Bob Dylan was among the artists who recorded "We Are the World" in 1985. (Photo/Netflix)
Bob Dylan was among the artists who recorded "We Are the World" in 1985. (Photo/Netflix)

Stevie Wonder’s impression of Bob Dylan is highlight of ‘The Greatest Night in Pop’

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Bob Dylan once recorded 15 songs in a single day for Blood on the Tracks, but when he had to sing his part for “We Are the World,” it took a lot of doing — and a lot of help from Stevie Wonder.

For years, my favorite video of Bob Dylan was an over 9 minute clip of him, in the company of Wonder, Quincy Jones and Lionel Richie attempting to knock out his solo part for the charity single. Wearing a leather jacket and holding a sheaf of papers, Dylan is at the microphone trying to figure out how exactly his take on the melody has to go.

At this moment, his composure is thrown. There’s both genuine anxiety and an equally evident commitment to delivering what the producers want. It’s not even clear if the tune he ends up singing — a “beautiful” octave Jones calls it — is what was intended, or just a riff the room was willing to go with for lack of a better option. (As Grantland‘s Rembert Brown wrote in a 2012 breakdown of the clip, “Dylan’s verses are the vocal equivalent of snowflakes. No two even remotely sound the same. It’s actually weirdly impressive.”)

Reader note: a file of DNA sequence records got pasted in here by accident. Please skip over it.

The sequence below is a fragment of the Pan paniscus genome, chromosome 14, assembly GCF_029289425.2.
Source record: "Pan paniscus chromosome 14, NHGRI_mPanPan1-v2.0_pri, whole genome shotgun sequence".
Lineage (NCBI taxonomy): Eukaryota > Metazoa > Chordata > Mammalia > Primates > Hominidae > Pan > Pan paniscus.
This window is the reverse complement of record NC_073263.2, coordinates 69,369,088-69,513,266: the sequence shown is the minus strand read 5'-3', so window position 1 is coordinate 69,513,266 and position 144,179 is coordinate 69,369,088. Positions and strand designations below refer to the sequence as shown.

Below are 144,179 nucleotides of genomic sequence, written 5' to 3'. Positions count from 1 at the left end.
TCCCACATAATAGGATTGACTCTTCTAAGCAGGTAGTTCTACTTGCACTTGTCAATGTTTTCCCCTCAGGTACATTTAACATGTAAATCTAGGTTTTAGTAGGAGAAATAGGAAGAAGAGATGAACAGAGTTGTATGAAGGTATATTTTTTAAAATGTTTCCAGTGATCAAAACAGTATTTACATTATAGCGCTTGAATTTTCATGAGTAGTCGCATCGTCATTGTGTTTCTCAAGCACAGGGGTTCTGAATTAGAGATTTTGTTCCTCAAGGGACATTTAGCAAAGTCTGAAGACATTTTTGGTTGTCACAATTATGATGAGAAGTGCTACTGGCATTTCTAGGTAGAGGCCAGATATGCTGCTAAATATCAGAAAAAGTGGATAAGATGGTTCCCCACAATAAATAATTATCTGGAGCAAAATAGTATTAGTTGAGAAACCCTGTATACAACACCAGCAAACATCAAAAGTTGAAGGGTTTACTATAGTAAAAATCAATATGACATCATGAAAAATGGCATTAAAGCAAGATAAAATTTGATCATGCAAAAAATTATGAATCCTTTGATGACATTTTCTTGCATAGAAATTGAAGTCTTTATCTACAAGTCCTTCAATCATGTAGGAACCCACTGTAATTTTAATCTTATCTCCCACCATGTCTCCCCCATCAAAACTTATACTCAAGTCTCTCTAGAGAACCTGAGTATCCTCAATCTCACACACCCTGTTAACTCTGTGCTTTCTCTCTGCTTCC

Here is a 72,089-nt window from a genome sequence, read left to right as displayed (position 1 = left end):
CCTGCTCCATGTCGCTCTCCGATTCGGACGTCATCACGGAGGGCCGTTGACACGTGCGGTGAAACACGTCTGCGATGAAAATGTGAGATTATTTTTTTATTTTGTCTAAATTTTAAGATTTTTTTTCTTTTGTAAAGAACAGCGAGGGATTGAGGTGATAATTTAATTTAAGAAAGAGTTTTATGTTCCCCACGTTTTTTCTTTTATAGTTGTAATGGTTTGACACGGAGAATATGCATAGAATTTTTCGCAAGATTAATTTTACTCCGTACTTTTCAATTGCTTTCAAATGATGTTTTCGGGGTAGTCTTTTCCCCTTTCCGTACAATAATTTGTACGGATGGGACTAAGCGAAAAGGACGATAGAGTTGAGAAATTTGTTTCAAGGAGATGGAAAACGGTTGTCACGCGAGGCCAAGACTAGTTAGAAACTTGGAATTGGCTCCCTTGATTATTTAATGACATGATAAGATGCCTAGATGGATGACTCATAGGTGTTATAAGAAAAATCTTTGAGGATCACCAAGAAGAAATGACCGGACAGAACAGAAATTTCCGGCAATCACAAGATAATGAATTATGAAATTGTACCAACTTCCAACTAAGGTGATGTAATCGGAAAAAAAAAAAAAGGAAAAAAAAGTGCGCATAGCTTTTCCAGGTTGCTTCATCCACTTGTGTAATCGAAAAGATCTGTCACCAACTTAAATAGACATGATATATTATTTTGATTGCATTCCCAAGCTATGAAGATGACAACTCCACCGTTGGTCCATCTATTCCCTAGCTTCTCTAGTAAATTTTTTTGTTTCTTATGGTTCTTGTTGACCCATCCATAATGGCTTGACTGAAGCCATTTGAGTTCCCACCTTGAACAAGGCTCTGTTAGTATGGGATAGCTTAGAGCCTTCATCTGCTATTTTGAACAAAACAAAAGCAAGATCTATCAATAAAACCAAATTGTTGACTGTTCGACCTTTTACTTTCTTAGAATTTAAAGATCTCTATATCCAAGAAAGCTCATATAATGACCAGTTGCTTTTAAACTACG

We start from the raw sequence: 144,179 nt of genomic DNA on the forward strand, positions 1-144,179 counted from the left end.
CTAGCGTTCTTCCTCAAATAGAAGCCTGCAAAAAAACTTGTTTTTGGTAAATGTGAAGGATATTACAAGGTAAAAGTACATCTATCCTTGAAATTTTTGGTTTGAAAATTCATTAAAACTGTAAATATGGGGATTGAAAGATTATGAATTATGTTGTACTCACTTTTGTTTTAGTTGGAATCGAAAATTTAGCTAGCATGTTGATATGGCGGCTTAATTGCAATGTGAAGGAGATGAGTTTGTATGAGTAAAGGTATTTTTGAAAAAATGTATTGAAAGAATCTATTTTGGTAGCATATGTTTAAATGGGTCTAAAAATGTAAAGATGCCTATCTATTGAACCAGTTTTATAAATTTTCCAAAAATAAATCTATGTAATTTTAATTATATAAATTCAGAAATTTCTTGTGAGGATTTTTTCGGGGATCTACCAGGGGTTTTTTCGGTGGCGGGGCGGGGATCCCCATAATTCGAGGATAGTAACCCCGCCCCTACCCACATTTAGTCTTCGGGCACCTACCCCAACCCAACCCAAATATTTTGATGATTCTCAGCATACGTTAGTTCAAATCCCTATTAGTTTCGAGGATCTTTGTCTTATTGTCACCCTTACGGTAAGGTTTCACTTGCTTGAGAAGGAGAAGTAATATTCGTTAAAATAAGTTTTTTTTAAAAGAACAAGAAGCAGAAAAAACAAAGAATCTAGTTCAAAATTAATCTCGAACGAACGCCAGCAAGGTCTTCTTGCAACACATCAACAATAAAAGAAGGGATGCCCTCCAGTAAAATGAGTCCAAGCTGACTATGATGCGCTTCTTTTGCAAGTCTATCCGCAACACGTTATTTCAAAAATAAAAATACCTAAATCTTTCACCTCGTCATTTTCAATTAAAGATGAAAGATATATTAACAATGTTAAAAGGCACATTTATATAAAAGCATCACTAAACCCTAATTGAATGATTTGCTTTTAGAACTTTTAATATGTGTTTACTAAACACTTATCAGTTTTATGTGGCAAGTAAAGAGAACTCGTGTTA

Dylan’s struggle with the material is chronicled briefly in Netflix’s “The Greatest Night in Pop,” with talking heads describing the singer’s befuddlement and speaking to how Wonder was the “secret agent to help him get comfortable.” Wonder did it, new footage shows, by doing something we’ve all done at one time or another: a Bob Dylan impression.

In the end, Dylan made it work, even if his supremely uneasy expression in the gang vocals is notably conspicuous, the stuff of memes. Now that more people are becoming acquainted with Dylan’s effort, I’m asking myself why, exactly, I’m so attracted to these outtakes.

I think the reason is, for all of Dylan’s impenetrability, here he is at his most human. Here is a musical genius, whose legendary creativity cut songs fast and frequently, at a piano trying to find the notes with Wonder’s help. It’s almost like watching Bach getting coached by Mozart.

More than anything else, it shows that, when the occasion called for it, he was briefly without ego, surrounded by younger artists looking to do good work. For a moment, for a worthy cause, Bob Dylan was all of us. And that alone keeps me watching at least as many times as it took Dylan to get it right.

PJ Grisar
PJ Grisar

PJ Grisar is the Forward’s culture reporter. He can be reached at [email protected].